MathMan is barking, too, when he's not messing with a crown that's come loose, that is. I look at him and he's all twitchy around his mouth as he tries to force the damn thing to stay in place. The real fun starts when he sneezes and has to catch the crown as it flies from his mouth. Hell, I'm afraid to kiss him for fear that I'll end up with an extra tooth in my head. Ewwwww! I know.
(At this point she rereads this post and realizes that this is exactly why she used to refrain from asking her grandparents how they were - they would tell you in excruciating detail, cataloging each pain, describing every ache, recounting lively tales of visits to any number of doctors offices and pharmacies, listing all medicines and their exact per dosage costs, and whipping out a slide projector to present supporting evidence of each ooze, drain, wound, hack into a tissue and bowel movement.)
While I'm at it, I will tell you that the contraband kitties remain petulantly confined to the basement, fighting over a coveted spot on The Dancer's bed and jockeying to be the first to climb onto the window sills when the blinds are raised and the windows flung open, complaining loudly at the door to be allowed to roam free in the upper floors of the house and behaving in a generally confused manner each evening when they are finally allowed to explore upstairs. They do that flattened out cat thing where they get all low to the ground and hold their ears high, checking for danger, I guess. Goofballs.
At the moment, aside from that itchy itch that I've now conquered, I'm doing well. I'm perpetually tired, but I've just accepted this as a way of being. I know the culprit - me. Too little sleep, a near starvation diet and not enough exercise. I don't even need my super specialized doctoring skills for that diagnosis.
Tonight I probably won't get the rest I need either. See, tomorrow is The Dancer's eighteenth birthday. I've been planning something quite special to celebrate and it's not going to lend itself terribly well to getting a good night's rest. But that's okay. My girl doesn't turn eighteen every day.
I've spent the last hour preparing the living room to look exactly like our apartment on Claremont Avenue in Chicago circa 1991. This is where labor started and where I remained through early labor. I've arranged the master bedroom to mimic the birthing room at Rush North Shore Hospital where The Dancer was born at exactly 1pm on May 7th.
As I re-enact the labor, delivery, and recovery I plan to walk the floors holding my back, watch the dvds of Northern Exposure and Working Girl that I rented for just this occasion, munch ice chips, pee twenty times, take showers, wake MathMan repeatedly to ask him "Do you think this could be it," lean over a bed and groan loudly that this back labor is not fun anymore while someone rolls tennis balls across my spine, pull my lower lip over my head and then throw up from the pain, inexpertly stick needles into my hands in an desperate attempt to insert an IV, and then, in an exhausted state, begging for pain medication and threatening to punch the next person who tells me to push one more time, finally giving up and shoving a vacuum into my vagina to suck out........well, whatever represents The newborn Dancer. Because as flattered as she was when I told her that I want to make a big deal out of her birthday, she refused to take part in the re-enactment when I explained my plan.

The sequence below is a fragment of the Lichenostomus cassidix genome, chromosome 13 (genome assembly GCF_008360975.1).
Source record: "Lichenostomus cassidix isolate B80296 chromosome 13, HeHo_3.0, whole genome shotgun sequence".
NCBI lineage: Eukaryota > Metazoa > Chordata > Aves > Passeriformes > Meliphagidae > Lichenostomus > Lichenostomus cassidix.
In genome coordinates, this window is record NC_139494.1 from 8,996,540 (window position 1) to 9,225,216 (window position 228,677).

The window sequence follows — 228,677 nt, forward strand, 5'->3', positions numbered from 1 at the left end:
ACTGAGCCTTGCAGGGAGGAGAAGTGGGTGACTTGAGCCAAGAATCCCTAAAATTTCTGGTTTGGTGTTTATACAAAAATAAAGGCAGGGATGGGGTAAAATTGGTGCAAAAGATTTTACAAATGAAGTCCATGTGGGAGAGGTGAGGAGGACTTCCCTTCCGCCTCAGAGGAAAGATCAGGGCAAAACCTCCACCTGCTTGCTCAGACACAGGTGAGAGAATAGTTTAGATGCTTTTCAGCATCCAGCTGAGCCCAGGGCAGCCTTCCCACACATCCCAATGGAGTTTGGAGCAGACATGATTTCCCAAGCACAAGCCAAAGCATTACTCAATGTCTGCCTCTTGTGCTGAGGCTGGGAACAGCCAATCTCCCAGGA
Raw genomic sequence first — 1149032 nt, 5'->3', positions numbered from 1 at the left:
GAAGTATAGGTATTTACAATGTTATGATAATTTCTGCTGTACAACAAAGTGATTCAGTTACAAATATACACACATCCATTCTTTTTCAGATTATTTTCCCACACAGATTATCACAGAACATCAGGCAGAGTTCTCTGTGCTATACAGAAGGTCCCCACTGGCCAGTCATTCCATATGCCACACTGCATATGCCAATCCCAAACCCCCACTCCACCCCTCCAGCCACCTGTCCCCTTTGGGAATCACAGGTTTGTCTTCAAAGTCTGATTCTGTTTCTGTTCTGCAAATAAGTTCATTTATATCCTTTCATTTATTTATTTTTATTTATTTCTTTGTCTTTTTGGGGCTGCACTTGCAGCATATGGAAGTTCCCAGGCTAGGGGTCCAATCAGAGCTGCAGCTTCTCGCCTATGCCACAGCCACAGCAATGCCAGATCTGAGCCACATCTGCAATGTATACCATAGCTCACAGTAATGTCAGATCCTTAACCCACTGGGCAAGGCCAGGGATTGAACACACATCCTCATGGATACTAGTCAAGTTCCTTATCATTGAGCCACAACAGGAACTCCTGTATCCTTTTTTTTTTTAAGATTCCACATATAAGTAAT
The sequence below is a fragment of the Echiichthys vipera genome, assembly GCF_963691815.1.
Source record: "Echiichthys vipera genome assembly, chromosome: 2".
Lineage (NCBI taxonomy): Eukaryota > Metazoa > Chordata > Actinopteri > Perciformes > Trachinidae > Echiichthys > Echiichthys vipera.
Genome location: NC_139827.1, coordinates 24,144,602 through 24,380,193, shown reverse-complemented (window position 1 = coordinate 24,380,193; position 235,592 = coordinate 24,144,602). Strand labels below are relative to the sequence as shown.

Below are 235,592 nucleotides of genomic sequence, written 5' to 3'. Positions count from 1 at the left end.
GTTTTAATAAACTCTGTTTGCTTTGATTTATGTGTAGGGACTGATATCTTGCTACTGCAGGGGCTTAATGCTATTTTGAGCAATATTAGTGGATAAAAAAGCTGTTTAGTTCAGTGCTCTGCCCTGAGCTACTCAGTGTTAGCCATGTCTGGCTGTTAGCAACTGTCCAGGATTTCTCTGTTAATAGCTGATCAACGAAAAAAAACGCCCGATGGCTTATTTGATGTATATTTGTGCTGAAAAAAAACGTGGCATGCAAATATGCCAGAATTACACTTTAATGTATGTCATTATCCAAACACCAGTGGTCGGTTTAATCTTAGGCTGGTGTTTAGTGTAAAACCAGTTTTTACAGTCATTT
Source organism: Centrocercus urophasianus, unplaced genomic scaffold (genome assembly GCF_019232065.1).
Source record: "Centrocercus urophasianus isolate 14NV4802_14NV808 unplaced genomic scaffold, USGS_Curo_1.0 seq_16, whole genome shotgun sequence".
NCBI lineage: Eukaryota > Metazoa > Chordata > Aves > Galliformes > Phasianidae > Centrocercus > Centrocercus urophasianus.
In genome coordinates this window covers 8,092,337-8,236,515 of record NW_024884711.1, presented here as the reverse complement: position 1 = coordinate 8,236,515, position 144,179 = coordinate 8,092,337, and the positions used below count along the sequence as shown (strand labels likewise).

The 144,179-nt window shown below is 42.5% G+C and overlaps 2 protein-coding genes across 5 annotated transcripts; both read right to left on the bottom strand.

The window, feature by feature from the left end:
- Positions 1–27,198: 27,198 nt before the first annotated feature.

"No, no, hell no," came her stern refusal.
"But you can play the part of the midwife," I offered hopefully, smiling vaguely at the recollection of that day. It's true. You really do forget the pain*.
"No, mother. The whole thing is just......weird." And that was that.
I sat glumly, picking at lint on my Old Navy slacks. "Okay," I said. "But remind me to ask Daddy if he knows where the big silver mixing bowl is. I haven't seen it since we unpacked."
The Dancer stared at me silently, trying to read my face. "Why do you need the silver mixing bowl?" she asked slowly, almost afraid to know the answer.
I stood up and started rooting through the cabinets, searching for the bowl. "Because after you were born, that's what they put your placenta in. Daddy loves to tell that story...." I paused to see what she was doing after a thump diverted me away from my search. An overturned chair was all that greeted my questioning glance...........
*lie - you never forget. And if you're smart, you never let them forget either.